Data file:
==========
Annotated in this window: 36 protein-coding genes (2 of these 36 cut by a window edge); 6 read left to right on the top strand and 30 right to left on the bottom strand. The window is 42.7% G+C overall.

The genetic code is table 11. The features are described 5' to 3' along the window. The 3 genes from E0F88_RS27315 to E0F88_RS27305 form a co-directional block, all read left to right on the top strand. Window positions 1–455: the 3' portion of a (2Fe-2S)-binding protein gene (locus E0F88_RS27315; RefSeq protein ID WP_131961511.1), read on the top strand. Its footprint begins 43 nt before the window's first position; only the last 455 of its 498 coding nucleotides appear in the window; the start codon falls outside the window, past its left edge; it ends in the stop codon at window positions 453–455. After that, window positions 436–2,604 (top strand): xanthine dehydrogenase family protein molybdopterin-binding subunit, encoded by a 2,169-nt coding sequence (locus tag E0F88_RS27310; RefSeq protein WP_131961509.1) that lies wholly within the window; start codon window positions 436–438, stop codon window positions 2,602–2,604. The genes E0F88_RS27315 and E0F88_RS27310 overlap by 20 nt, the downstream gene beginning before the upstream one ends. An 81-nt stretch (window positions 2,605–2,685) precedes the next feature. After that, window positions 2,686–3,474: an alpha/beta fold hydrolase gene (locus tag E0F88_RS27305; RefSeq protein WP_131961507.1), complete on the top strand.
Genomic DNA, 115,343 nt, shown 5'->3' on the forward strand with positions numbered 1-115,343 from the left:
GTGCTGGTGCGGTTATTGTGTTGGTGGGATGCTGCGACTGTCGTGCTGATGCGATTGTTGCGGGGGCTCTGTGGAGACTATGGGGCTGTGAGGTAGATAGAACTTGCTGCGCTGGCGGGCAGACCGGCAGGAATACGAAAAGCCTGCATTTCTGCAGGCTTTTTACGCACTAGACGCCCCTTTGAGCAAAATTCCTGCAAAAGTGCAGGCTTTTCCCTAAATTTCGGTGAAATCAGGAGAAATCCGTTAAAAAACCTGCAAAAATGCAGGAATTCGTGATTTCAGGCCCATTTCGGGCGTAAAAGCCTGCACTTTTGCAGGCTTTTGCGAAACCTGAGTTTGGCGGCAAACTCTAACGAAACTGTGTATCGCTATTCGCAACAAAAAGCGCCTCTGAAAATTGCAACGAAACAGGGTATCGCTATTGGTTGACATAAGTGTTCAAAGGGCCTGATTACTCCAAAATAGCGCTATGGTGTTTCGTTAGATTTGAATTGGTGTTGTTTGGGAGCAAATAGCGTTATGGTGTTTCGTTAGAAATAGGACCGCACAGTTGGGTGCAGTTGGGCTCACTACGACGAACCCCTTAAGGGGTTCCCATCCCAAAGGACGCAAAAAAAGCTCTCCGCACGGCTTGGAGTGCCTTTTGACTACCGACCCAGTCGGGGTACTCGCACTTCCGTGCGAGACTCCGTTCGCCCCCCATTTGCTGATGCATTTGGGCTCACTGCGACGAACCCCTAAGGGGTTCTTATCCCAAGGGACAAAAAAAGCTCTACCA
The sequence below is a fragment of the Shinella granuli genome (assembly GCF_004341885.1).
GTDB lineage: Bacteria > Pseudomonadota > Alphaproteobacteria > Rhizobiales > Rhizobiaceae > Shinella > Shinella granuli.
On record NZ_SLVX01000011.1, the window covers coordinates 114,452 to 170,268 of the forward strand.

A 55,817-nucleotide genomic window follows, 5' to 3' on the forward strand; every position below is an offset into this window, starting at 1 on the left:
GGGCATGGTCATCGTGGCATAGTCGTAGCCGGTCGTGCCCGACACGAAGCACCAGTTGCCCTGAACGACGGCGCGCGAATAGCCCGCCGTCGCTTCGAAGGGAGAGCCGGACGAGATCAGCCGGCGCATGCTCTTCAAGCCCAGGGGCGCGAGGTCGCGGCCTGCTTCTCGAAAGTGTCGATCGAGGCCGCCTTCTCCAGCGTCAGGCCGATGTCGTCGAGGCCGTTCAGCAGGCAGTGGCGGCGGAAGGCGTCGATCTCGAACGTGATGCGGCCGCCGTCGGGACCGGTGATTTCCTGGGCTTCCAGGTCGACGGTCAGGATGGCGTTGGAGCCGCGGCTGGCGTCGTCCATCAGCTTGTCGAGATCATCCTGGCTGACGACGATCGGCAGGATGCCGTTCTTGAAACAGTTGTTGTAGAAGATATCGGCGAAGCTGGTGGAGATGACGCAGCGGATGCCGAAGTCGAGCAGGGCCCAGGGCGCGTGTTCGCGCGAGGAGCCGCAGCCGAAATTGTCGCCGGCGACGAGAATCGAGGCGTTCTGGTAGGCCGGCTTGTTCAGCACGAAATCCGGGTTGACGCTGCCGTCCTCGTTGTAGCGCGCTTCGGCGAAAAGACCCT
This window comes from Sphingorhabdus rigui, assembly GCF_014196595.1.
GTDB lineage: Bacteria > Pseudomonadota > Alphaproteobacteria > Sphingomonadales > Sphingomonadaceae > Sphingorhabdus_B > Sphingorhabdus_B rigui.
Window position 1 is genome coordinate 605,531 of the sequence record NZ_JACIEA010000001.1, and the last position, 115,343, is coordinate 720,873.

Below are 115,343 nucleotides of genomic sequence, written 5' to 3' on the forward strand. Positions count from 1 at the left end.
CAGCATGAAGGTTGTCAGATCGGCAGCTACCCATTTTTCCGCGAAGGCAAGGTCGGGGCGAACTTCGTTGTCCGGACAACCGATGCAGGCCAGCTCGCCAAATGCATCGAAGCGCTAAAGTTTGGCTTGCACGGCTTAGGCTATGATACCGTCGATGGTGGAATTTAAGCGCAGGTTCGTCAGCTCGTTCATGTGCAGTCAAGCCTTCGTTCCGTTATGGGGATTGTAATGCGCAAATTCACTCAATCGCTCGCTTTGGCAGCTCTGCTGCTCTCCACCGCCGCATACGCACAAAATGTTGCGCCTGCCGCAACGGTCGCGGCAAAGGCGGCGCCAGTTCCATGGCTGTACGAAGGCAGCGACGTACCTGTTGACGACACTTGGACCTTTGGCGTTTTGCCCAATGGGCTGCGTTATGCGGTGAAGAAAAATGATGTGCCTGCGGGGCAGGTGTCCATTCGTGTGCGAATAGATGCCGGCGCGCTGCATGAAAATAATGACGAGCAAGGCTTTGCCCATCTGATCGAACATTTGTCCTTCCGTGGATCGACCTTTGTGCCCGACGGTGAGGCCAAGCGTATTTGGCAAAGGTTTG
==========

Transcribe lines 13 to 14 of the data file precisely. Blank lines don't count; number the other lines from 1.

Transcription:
Below are 115,343 nucleotides of genomic sequence, written 5' to 3' on the forward strand. Positions count from 1 at the left end.
CAGCATGAAGGTTGTCAGATCGGCAGCTACCCATTTTTCCGCGAAGGCAAGGTCGGGGCGAACTTCGTTGTCCGGACAACCGATGCAGGCCAGCTCGCCAAATGCATCGAAGCGCTAAAGTTTGGCTTGCACGGCTTAGGCTATGATACCGTCGATGGTGGAATTTAAGCGCAGGTTCGTCAGCTCGTTCATGTGCAGTCAAGCCTTCGTTCCGTTATGGGGATTGTAATGCGCAAATTCACTCAATCGCTCGCTTTGGCAGCTCTGCTGCTCTCCACCGCCGCATACGCACAAAATGTTGCGCCTGCCGCAACGGTCGCGGCAAAGGCGGCGCCAGTTCCATGGCTGTACGAAGGCAGCGACGTACCTGTTGACGACACTTGGACCTTTGGCGTTTTGCCCAATGGGCTGCGTTATGCGGTGAAGAAAAATGATGTGCCTGCGGGGCAGGTGTCCATTCGTGTGCGAATAGATGCCGGCGCGCTGCATGAAAATAATGACGAGCAAGGCTTTGCCCATCTGATCGAACATTTGTCCTTCCGTGGATCGACCTTTGTGCCCGACGGTGAGGCCAAGCGTATTTGGCAAAGGTTTG